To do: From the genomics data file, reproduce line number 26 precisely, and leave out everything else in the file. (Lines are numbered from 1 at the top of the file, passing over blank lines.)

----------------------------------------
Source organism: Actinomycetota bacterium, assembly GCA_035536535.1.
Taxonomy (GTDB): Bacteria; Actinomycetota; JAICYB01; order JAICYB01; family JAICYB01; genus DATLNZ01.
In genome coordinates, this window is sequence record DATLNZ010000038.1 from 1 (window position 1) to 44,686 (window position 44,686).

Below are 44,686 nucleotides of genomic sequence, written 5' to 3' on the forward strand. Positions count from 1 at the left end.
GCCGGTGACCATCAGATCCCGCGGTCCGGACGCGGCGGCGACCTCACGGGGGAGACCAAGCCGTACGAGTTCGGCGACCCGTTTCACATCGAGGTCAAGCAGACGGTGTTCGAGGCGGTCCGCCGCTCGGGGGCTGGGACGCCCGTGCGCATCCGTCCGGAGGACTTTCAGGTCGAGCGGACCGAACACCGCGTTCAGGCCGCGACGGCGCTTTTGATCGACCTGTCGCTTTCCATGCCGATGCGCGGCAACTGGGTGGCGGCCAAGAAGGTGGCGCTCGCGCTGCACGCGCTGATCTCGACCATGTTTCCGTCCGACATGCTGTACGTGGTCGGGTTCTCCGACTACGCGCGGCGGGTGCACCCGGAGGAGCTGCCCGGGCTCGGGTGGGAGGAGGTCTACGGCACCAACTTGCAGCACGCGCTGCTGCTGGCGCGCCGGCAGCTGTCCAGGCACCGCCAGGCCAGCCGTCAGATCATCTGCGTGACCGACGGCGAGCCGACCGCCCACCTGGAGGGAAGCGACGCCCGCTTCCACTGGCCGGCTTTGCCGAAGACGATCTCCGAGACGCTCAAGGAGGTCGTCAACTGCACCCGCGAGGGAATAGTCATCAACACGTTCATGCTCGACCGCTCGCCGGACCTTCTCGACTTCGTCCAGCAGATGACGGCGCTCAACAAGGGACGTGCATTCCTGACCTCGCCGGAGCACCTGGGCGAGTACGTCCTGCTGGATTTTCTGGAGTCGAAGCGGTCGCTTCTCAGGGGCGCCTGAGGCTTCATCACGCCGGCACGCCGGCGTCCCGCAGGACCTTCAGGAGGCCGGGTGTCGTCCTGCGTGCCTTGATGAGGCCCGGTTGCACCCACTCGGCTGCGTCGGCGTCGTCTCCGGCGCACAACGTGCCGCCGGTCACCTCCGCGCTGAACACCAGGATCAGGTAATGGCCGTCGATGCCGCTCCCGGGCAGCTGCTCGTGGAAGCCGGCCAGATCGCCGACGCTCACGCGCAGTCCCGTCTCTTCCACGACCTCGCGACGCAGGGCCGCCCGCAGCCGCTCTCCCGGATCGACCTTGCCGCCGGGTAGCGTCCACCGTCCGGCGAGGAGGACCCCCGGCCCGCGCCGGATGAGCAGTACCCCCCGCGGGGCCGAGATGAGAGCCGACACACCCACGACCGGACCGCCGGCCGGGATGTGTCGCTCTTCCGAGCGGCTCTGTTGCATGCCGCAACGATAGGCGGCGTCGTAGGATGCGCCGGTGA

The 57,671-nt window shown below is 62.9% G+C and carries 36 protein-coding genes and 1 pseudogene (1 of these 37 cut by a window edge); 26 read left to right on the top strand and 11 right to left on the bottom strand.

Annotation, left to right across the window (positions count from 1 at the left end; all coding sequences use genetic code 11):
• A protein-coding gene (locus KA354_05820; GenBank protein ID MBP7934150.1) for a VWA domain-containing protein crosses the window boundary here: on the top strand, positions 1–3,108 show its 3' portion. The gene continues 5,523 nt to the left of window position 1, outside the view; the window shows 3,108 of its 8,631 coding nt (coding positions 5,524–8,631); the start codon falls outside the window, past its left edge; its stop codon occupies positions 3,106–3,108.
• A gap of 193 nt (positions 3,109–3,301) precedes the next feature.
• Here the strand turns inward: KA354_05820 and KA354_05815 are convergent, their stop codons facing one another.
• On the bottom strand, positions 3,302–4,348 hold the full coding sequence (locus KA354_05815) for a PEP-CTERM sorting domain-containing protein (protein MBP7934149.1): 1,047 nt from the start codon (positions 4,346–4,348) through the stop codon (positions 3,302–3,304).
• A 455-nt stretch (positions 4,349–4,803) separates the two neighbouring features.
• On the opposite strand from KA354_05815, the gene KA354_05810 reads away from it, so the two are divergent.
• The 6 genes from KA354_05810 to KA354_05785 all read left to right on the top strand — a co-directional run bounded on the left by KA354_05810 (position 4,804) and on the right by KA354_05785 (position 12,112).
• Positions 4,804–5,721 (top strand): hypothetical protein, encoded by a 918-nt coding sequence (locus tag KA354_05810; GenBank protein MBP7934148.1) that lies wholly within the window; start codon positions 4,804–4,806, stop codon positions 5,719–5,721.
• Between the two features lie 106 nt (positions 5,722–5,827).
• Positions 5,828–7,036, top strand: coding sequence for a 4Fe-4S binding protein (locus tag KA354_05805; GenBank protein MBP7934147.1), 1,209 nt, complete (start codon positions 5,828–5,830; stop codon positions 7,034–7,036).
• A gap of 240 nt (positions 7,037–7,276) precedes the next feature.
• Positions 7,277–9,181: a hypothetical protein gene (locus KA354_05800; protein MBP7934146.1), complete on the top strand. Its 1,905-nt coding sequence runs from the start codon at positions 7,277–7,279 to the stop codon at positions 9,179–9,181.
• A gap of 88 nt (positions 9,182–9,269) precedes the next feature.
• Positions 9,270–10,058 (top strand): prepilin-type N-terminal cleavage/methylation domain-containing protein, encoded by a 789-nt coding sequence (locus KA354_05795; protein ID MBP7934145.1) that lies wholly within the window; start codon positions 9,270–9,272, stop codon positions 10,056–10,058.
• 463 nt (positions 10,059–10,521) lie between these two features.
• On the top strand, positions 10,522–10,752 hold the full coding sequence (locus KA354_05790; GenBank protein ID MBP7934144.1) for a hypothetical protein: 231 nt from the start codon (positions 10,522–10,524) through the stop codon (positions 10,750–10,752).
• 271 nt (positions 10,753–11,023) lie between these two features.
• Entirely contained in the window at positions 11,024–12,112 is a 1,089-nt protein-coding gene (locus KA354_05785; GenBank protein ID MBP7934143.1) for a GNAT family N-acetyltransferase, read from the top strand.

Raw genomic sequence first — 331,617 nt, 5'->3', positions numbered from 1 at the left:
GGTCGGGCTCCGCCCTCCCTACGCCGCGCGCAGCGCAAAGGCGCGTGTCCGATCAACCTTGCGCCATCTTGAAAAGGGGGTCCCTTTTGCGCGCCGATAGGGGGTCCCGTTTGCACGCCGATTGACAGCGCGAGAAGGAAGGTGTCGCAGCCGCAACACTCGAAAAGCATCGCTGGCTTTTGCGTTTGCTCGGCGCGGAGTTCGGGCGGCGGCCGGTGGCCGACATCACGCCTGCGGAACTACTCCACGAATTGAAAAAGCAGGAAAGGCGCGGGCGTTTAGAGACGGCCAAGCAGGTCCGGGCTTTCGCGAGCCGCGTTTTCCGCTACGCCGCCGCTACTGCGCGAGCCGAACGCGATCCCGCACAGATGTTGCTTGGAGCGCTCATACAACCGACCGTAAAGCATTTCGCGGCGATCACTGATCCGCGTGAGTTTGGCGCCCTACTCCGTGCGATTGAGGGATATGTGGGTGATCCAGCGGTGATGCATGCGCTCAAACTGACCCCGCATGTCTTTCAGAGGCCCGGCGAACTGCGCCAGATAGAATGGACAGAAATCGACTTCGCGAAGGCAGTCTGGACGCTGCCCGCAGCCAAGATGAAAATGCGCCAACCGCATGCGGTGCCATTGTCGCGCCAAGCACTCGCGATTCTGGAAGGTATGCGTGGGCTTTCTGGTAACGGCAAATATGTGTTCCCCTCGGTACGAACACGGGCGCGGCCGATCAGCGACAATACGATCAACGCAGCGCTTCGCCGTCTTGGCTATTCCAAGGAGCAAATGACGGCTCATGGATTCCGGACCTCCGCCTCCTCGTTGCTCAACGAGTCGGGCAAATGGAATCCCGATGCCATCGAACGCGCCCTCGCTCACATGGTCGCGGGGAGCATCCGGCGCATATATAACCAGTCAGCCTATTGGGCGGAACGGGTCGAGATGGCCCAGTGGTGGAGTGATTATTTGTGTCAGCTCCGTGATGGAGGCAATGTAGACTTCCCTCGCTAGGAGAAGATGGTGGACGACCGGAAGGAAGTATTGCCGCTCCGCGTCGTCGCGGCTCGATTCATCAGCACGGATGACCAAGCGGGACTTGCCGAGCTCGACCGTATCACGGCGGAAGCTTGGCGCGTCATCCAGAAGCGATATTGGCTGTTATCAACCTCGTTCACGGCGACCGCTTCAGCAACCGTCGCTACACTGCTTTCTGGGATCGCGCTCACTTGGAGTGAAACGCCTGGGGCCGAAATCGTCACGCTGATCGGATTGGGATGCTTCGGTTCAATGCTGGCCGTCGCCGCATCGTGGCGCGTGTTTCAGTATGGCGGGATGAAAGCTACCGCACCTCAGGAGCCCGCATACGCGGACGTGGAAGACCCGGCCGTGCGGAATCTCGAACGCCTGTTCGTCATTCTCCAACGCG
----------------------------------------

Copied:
Raw genomic sequence first — 331,617 nt, 5'->3', positions numbered from 1 at the left: